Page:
•• As a woman in her fifties, I can speak with some experience about our industry. Having developed a pretty thick skin, I can tell my younger counterparts that it’s not all bad. You are correct in feeling that you are discounted, discriminated against, undermined and all around underestimated. That’s the bad news. Here’s the upside. If you have chosen, as I have, to stay the course and suffer the slings and arrows of outrageous fortune, then you are one hell of a broad. No matter how many candles you have on your cake, you can devour it with gusto. Dive in, ladies. But let’s start at the beginning.
When you dive into the deep end of the pool, most everyone tells you you’re insane. How dare you? But you do. You do dare. You dare to be what you truly believe you can be. And then…the business stops you cold. You are too green. You are too young. You are too “street”. You aren’t enough “street”. You’re too angelic. You aren’t innocent enough, not tough enough, not smart enough, not …well, here’s a list…
•• 17 women. 17 extraordinary lives. The inspiring documentary produced by Virginia Madsen “I Know A Woman Like That” is now available to watch on digital platforms Netflix, iTunes, Amazon DVD, Google Play and Vudu.
Share your inspiring story about a woman in your life using #IKnowAWomenLikeThat.
“I Know A Woman Like That” brings to its audience interviews with 17 exceptional and vigorous women who share an extraordinary attitude about how to live the upper decades of one’s life. Each of them exercises an unexpected passion for their unique individual choices at a time when society expects them to disappear. These women were carving out unique paths before the social revolution had a name. Roger Ebert called the documentary “transformational.”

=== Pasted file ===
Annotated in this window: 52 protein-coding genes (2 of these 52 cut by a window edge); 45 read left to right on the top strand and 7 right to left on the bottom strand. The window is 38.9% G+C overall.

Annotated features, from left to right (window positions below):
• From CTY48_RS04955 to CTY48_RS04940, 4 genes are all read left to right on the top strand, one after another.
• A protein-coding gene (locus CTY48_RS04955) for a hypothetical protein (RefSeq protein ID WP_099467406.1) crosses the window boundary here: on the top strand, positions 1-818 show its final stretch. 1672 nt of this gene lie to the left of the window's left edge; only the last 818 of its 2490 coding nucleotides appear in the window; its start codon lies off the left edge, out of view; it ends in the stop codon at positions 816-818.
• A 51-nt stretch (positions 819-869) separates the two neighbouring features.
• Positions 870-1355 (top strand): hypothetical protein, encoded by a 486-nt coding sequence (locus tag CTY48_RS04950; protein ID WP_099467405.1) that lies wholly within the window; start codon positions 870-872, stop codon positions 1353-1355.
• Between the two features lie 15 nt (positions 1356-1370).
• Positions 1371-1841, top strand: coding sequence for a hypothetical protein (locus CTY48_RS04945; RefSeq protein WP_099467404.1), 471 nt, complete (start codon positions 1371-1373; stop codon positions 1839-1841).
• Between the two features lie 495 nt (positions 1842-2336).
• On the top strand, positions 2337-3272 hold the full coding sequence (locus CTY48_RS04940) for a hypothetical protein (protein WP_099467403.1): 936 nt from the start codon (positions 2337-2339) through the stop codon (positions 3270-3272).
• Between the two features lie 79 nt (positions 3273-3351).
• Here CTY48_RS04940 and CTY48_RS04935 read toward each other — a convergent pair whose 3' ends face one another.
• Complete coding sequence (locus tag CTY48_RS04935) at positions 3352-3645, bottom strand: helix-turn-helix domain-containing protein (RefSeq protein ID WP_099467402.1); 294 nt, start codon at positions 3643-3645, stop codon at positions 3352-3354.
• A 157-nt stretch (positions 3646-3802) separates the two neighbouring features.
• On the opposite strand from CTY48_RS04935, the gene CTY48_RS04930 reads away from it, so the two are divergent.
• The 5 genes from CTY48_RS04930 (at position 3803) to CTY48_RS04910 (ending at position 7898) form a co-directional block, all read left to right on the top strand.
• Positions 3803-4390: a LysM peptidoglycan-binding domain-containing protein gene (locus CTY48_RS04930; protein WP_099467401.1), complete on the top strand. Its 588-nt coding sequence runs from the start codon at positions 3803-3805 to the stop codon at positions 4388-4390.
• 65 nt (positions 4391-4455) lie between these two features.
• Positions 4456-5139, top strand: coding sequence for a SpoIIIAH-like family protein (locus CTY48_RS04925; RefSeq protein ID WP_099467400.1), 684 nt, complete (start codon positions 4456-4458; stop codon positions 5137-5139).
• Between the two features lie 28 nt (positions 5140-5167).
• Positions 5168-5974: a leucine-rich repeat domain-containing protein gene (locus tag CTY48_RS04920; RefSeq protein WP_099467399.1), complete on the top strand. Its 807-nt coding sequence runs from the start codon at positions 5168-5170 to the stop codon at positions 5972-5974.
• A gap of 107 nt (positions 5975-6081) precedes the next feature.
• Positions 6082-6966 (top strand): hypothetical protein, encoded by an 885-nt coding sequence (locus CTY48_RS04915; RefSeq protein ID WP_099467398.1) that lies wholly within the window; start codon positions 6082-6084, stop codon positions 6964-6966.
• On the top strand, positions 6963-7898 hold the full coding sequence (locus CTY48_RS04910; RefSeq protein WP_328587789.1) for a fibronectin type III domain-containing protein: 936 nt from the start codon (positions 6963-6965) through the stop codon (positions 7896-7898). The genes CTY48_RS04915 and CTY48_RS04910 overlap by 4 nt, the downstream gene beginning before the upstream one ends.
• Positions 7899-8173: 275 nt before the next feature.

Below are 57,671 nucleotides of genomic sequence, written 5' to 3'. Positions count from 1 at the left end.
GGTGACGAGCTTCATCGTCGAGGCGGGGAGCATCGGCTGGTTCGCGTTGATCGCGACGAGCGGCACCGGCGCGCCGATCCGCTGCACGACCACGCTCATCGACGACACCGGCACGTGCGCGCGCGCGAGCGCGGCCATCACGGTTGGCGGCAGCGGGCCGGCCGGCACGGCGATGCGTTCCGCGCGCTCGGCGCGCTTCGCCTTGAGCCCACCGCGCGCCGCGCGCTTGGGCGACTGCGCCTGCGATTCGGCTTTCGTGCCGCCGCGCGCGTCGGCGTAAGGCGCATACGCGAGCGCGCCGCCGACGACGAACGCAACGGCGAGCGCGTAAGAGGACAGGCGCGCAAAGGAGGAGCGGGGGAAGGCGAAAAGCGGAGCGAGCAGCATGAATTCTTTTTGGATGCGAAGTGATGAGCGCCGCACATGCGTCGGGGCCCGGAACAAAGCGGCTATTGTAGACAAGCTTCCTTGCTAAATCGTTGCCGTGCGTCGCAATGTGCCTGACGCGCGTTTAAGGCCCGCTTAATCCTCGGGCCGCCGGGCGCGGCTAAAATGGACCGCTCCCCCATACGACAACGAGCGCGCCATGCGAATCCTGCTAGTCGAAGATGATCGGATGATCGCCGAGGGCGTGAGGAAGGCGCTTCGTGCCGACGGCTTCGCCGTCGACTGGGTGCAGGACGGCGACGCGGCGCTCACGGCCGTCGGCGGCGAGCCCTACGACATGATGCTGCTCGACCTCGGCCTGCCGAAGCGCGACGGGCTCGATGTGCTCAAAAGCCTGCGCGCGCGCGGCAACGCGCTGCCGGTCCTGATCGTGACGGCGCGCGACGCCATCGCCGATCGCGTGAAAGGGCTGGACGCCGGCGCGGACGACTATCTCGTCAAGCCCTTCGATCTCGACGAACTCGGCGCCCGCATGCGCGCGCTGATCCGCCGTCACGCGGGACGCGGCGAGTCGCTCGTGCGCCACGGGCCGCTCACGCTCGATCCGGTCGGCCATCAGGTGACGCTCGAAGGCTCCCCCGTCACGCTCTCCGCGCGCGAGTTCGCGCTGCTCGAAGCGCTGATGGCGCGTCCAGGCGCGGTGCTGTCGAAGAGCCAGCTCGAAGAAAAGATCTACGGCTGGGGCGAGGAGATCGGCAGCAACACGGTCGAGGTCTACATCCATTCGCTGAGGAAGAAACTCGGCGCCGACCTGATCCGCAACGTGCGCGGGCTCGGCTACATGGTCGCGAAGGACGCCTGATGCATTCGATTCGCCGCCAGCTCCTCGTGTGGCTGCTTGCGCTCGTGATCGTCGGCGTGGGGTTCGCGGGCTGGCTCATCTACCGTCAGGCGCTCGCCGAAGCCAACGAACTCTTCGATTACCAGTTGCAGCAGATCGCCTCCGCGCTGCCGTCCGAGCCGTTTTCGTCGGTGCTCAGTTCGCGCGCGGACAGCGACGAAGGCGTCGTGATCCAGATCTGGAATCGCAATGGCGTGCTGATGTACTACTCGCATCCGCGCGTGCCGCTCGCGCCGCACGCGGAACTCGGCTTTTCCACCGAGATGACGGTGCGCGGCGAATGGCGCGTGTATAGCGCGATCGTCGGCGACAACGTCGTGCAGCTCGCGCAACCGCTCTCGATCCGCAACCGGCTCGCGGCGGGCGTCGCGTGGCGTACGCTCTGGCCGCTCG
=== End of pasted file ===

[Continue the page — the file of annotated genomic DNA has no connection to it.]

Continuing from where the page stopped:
•• Oscar-nominated actress Virginia Madsen stopped by HuffPost this week to interview her mother Elaine, for Talk To Me. The two discussed their documentary “I Know A Woman Like That,” which highlights remarkable older women, including Rita Moreno and Gloria Steinem, who haven’t let societal pressures to slow down stop them from living life to the fullest. Elaine described the film (which is available on all digital platforms on May 10) as an “exploration of a new way to live the upper decades of your life.”
But their talk about the film, which Virginia produced and Elaine directed, broadened into a conversation about aging, representation of women in Hollywood and the privilege the two have felt staying healthy while getting older.
“If you’re lucky, you get to be old,” Elaine said. “You get to be old.”
In the video above, watch Elaine and Virginia discuss their experience working on the film together and the way their perspectives on life have changed as time has gone on. Elaine acknowledged that she’s become more fearless. “I feel like, ‘What have I got to lose?’”
“In the upper decades of your life, there is a reality that your life can stop or change in a minute,” she eliadded. “And you can choose to live fearfully with that or you can choose to live wisely with that.”